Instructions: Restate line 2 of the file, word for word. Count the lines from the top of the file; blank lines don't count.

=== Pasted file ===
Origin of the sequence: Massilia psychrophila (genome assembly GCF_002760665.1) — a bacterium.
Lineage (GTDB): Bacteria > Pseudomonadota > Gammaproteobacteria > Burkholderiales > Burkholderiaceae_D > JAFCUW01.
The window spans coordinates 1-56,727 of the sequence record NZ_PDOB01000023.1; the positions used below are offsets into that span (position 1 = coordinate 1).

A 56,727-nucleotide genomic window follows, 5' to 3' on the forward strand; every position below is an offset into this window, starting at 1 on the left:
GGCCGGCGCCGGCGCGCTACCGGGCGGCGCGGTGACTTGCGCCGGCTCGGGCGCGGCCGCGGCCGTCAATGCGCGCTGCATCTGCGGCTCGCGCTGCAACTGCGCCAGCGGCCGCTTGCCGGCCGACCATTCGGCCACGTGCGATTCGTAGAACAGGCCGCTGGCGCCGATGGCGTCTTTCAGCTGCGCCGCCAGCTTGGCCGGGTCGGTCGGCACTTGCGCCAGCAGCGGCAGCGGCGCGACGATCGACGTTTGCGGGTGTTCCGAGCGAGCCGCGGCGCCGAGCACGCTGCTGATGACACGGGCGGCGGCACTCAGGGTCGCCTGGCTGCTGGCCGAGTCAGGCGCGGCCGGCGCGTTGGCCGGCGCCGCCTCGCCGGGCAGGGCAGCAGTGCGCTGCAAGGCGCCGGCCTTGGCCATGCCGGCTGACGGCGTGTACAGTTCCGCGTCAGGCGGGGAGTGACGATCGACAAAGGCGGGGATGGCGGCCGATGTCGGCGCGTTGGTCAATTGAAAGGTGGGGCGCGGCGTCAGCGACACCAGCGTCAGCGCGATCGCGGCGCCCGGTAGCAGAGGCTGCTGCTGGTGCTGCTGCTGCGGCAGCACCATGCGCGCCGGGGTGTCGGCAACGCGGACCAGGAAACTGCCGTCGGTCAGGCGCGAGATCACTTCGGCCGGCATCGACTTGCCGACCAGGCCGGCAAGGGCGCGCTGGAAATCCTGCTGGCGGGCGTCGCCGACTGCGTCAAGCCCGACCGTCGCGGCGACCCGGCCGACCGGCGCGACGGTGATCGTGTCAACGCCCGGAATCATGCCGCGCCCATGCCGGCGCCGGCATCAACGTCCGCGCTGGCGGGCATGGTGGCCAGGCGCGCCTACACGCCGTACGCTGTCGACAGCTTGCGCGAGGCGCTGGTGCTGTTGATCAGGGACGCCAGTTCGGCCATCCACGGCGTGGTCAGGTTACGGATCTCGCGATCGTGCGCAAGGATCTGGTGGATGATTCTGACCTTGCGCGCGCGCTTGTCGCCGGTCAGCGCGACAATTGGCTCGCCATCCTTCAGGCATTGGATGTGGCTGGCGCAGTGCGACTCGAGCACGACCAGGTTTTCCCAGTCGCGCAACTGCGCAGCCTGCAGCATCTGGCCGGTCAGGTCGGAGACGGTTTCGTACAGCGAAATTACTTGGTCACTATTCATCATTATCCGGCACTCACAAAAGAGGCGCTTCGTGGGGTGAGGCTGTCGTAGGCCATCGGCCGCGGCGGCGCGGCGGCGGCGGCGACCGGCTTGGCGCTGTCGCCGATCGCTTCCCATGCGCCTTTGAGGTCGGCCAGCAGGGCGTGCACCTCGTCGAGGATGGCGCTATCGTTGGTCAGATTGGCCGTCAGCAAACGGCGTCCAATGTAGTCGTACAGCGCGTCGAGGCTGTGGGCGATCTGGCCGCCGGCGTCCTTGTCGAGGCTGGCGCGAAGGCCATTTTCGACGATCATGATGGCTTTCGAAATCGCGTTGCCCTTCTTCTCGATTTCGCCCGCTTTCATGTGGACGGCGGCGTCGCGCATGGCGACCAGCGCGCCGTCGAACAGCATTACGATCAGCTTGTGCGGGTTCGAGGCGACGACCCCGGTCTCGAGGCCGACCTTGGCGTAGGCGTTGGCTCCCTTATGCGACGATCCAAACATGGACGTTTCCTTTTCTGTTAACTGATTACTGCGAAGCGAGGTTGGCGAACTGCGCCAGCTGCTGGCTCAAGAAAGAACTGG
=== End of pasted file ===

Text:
Lineage (GTDB): Bacteria > Pseudomonadota > Gammaproteobacteria > Burkholderiales > Burkholderiaceae_D > JAFCUW01.